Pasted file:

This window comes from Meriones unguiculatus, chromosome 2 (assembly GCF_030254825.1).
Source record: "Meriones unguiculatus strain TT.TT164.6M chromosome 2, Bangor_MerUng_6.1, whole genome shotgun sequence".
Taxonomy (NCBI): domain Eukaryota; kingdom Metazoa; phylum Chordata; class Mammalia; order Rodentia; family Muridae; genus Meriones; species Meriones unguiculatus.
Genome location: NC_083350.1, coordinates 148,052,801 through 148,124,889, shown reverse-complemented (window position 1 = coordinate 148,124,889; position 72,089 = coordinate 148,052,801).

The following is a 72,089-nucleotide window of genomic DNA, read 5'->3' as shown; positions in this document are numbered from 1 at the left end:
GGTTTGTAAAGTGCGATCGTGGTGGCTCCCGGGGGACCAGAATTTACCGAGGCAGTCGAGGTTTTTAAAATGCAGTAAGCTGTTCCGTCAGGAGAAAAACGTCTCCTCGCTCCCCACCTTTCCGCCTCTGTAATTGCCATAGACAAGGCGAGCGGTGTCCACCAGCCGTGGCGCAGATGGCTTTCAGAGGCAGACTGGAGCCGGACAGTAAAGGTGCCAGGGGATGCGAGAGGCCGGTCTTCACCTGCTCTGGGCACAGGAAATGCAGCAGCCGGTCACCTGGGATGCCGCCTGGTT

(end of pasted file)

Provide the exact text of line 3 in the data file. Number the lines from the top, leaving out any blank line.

Taxonomy (NCBI): domain Eukaryota; kingdom Metazoa; phylum Chordata; class Mammalia; order Rodentia; family Muridae; genus Meriones; species Meriones unguiculatus.